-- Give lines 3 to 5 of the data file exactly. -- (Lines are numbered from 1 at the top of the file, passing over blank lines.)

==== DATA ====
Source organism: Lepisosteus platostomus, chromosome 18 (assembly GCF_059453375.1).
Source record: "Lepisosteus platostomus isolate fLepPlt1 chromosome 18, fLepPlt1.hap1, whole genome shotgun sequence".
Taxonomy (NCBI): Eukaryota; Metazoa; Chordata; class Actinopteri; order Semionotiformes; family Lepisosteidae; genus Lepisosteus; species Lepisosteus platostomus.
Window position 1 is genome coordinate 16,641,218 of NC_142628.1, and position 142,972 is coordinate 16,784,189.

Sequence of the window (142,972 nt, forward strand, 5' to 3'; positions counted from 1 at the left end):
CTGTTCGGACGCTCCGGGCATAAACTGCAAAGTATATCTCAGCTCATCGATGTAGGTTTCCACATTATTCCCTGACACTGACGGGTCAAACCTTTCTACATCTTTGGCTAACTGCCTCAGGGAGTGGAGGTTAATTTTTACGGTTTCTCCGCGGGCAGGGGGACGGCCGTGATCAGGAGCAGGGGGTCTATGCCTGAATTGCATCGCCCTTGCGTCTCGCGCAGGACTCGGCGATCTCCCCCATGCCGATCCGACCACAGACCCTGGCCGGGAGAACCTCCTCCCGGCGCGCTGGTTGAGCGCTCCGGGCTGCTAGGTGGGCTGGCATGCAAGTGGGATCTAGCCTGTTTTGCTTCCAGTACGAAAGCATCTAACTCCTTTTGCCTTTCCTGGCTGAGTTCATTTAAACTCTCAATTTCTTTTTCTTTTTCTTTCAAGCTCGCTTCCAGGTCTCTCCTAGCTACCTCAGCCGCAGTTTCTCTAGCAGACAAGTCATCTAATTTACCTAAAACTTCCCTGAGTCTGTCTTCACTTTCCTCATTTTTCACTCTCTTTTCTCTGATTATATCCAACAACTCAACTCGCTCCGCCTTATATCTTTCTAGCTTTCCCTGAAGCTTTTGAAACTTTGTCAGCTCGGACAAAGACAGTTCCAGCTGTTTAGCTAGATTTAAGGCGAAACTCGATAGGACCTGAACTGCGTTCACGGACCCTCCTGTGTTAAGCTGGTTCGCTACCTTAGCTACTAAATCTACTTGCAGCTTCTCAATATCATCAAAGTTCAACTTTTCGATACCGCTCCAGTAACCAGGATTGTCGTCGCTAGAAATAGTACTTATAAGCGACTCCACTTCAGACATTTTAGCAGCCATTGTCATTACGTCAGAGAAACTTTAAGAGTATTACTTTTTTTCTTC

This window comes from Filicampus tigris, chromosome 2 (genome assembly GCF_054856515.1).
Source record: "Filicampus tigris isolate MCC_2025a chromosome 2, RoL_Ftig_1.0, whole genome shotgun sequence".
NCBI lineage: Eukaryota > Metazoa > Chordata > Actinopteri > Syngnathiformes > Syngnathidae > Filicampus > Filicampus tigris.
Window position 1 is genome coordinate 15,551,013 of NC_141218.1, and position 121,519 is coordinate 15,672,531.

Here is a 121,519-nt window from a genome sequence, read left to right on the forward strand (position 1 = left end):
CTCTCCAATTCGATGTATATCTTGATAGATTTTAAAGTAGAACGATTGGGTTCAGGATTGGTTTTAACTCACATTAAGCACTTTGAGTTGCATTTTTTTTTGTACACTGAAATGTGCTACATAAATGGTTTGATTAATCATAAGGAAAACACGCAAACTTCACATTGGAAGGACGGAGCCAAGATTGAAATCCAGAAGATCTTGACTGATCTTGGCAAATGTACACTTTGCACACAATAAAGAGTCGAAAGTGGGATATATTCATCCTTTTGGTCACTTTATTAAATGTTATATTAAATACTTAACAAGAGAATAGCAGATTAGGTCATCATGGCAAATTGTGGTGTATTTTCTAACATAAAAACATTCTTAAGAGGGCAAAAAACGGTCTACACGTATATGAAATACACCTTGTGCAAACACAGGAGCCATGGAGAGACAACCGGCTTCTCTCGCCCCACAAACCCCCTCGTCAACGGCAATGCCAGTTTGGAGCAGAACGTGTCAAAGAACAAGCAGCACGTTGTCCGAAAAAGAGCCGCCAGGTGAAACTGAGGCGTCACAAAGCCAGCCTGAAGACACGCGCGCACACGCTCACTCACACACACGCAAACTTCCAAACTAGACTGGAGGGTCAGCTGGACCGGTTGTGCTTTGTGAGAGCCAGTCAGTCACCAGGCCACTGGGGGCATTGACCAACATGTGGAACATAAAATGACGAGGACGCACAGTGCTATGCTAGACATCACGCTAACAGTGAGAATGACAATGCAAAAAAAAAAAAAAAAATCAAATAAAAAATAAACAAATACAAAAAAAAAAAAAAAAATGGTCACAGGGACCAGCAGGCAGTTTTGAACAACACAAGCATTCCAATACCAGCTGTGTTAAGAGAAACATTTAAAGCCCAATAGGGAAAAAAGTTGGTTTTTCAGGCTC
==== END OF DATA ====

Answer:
Taxonomy (NCBI): Eukaryota; Metazoa; Chordata; class Actinopteri; order Semionotiformes; family Lepisosteidae; genus Lepisosteus; species Lepisosteus platostomus.
Window position 1 is genome coordinate 16,641,218 of NC_142628.1, and position 142,972 is coordinate 16,784,189.

Sequence of the window (142,972 nt, forward strand, 5' to 3'; positions counted from 1 at the left end):